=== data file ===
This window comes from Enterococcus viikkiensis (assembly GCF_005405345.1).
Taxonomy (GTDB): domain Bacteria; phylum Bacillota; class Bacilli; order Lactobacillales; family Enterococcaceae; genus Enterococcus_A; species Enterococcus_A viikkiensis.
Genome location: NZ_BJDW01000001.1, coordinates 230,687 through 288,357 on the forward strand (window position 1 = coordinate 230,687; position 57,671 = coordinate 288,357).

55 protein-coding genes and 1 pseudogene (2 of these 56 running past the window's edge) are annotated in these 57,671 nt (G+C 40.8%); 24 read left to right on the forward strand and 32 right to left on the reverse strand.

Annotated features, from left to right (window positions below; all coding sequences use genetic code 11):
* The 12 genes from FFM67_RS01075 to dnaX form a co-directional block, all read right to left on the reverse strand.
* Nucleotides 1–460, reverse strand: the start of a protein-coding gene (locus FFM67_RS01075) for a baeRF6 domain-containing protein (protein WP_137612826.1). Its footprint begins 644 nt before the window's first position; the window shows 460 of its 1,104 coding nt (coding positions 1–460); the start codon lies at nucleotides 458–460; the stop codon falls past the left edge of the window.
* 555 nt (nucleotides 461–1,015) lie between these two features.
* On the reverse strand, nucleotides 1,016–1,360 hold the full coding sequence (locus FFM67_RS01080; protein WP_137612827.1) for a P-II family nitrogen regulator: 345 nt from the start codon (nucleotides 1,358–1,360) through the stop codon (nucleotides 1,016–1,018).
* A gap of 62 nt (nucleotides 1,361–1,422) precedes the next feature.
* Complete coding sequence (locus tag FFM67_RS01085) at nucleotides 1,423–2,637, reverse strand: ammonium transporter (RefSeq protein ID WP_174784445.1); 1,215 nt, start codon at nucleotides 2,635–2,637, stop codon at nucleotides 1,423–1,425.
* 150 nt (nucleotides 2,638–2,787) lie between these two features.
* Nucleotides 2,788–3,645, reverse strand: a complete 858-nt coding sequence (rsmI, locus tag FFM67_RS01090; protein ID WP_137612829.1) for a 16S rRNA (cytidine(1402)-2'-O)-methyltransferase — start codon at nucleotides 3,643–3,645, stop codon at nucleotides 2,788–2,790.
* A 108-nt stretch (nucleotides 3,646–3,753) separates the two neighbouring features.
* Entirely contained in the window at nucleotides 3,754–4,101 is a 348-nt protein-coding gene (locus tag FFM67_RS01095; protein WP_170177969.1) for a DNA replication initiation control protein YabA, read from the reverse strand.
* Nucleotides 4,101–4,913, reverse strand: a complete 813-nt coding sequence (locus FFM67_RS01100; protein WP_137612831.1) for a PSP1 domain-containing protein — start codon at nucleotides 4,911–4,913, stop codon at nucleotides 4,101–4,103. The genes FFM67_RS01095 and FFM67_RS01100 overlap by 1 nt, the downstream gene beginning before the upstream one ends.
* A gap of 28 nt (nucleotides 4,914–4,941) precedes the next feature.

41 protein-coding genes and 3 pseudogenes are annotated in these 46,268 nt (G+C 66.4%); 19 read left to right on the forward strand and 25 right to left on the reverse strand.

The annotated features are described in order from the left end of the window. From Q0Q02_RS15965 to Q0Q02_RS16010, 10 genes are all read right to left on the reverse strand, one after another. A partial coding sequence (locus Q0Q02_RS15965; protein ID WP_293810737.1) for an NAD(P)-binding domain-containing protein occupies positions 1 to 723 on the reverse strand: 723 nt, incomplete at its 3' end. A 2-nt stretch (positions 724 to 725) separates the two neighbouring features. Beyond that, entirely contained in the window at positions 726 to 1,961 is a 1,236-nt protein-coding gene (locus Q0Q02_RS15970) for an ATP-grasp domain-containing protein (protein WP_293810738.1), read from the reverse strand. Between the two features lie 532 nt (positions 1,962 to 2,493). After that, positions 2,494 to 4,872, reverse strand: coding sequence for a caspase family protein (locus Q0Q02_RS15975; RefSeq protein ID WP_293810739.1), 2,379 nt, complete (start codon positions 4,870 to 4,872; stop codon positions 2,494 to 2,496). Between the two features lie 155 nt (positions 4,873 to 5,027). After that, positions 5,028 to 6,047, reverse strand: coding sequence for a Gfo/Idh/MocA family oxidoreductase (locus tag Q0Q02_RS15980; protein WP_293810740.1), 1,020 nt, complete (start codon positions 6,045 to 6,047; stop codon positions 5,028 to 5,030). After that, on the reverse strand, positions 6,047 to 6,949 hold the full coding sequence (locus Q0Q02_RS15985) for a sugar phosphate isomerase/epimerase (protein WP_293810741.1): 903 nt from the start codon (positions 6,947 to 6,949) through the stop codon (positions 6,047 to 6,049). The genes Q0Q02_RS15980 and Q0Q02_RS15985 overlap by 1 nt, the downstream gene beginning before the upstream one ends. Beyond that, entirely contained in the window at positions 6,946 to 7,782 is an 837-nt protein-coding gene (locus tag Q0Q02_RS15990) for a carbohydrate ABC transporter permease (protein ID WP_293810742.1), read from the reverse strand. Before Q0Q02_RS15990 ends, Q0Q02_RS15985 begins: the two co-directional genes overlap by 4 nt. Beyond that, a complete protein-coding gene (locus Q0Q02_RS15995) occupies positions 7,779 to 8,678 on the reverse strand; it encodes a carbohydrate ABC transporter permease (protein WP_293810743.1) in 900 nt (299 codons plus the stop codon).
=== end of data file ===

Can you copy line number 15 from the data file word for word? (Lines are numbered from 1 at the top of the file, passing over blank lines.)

* Entirely contained in the window at nucleotides 3,754–4,101 is a 348-nt protein-coding gene (locus tag FFM67_RS01095; protein WP_170177969.1) for a DNA replication initiation control protein YabA, read from the reverse strand.